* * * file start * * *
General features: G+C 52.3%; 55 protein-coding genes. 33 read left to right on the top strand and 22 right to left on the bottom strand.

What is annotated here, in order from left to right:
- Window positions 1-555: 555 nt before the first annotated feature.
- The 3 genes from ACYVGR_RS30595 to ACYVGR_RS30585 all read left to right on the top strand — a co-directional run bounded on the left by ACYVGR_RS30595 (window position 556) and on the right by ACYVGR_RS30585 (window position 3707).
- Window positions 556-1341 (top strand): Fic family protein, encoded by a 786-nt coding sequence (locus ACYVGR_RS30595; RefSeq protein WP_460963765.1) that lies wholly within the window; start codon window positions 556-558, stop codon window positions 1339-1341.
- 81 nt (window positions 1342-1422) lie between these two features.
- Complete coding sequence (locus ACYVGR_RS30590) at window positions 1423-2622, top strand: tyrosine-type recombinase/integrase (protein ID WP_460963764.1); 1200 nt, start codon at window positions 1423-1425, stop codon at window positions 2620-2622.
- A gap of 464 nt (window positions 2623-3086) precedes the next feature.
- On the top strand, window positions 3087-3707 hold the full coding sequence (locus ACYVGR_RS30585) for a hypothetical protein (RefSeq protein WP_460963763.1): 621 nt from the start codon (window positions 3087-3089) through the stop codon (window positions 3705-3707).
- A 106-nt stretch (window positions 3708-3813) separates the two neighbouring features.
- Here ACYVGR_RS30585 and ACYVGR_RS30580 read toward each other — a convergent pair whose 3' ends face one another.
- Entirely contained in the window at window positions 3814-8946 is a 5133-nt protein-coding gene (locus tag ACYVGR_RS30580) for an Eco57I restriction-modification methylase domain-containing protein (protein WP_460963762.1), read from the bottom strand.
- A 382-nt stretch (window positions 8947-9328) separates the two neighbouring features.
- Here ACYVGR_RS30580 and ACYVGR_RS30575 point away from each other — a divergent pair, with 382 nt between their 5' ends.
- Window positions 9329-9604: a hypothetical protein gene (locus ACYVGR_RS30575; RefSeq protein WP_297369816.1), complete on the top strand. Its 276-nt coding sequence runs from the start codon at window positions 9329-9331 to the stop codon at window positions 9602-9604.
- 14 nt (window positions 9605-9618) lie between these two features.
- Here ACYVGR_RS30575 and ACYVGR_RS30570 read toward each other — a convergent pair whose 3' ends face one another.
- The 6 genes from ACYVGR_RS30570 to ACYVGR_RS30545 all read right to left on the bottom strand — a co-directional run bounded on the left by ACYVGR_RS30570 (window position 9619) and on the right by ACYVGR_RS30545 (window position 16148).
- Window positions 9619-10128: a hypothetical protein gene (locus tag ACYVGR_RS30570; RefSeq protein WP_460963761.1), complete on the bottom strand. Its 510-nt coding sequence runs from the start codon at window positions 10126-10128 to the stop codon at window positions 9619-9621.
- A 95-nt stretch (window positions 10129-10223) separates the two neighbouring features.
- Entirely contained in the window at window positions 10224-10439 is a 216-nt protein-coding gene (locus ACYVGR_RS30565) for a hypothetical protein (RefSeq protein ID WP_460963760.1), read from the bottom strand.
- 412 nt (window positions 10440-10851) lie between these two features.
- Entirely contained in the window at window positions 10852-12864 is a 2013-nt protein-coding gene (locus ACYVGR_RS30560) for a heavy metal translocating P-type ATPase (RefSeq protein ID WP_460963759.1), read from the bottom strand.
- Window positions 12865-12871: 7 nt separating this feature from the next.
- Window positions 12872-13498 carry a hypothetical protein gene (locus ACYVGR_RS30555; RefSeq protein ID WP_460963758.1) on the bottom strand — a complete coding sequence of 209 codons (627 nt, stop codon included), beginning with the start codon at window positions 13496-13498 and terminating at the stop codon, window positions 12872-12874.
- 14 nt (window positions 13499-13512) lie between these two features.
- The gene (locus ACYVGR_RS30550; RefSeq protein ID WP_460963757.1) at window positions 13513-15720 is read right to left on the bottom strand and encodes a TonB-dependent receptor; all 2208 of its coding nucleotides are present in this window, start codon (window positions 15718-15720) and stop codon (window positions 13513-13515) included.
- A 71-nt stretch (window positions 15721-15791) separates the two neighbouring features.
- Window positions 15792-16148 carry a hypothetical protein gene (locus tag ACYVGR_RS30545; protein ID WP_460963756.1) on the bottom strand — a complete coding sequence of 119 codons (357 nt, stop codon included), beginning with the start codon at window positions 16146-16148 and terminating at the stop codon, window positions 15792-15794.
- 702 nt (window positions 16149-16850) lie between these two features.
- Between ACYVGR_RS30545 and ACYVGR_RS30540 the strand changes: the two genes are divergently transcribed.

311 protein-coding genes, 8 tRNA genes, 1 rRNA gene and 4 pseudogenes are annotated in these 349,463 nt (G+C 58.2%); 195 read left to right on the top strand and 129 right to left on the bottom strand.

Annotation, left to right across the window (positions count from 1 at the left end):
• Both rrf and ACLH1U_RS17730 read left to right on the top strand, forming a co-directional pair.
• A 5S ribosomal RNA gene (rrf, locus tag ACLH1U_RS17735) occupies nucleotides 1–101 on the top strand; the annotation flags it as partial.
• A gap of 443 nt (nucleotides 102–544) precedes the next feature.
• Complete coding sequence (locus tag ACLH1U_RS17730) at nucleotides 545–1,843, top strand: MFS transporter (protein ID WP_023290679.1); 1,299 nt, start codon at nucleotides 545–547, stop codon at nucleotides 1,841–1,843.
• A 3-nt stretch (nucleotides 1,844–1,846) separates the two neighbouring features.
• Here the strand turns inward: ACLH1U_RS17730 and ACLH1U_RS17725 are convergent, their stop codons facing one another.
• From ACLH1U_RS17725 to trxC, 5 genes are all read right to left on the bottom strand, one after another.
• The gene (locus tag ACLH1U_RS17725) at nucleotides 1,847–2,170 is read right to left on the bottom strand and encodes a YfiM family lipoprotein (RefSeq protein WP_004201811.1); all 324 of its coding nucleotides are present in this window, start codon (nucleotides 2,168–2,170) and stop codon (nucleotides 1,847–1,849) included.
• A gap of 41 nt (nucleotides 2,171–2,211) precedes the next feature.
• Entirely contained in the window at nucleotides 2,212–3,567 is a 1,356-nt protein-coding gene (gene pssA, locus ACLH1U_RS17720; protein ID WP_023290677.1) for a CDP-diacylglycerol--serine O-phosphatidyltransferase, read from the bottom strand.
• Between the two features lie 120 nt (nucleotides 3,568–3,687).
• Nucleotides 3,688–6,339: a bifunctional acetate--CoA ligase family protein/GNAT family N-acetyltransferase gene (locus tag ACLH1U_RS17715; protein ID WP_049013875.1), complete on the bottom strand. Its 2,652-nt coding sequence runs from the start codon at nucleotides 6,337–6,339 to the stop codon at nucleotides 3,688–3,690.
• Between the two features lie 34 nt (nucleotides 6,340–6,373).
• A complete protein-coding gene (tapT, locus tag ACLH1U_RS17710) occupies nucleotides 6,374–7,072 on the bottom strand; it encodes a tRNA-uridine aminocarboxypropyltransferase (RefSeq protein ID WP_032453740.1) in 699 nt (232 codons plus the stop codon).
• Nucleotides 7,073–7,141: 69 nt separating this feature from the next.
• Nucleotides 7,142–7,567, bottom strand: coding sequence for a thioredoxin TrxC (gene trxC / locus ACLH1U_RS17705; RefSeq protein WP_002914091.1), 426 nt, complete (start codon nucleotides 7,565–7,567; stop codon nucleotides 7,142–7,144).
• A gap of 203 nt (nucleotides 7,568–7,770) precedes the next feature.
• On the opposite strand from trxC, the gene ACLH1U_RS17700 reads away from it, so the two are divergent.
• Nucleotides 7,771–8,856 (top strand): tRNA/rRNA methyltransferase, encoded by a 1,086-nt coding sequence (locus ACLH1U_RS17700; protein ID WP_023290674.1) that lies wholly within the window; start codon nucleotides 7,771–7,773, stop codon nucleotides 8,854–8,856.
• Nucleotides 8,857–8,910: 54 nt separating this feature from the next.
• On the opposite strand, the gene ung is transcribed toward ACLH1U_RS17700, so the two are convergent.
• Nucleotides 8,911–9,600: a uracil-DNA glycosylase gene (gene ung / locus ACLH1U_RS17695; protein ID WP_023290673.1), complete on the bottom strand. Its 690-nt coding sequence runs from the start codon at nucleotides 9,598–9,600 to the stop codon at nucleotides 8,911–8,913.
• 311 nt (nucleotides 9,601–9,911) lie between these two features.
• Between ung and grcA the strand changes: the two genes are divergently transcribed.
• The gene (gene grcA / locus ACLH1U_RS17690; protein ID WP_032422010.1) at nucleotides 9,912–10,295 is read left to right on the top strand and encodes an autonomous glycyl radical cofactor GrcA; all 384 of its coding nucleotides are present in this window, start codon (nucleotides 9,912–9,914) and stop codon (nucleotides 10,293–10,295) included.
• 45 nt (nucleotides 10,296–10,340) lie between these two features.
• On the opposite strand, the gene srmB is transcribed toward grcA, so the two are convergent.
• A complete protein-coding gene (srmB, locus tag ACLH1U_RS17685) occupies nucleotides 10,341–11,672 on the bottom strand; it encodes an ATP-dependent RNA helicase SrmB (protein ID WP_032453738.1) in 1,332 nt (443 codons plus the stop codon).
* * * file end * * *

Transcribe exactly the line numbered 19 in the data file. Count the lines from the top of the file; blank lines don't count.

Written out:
- Window positions 9619-10128: a hypothetical protein gene (locus tag ACYVGR_RS30570; RefSeq protein WP_460963761.1), complete on the bottom strand. Its 510-nt coding sequence runs from the start codon at window positions 10126-10128 to the stop codon at window positions 9619-9621.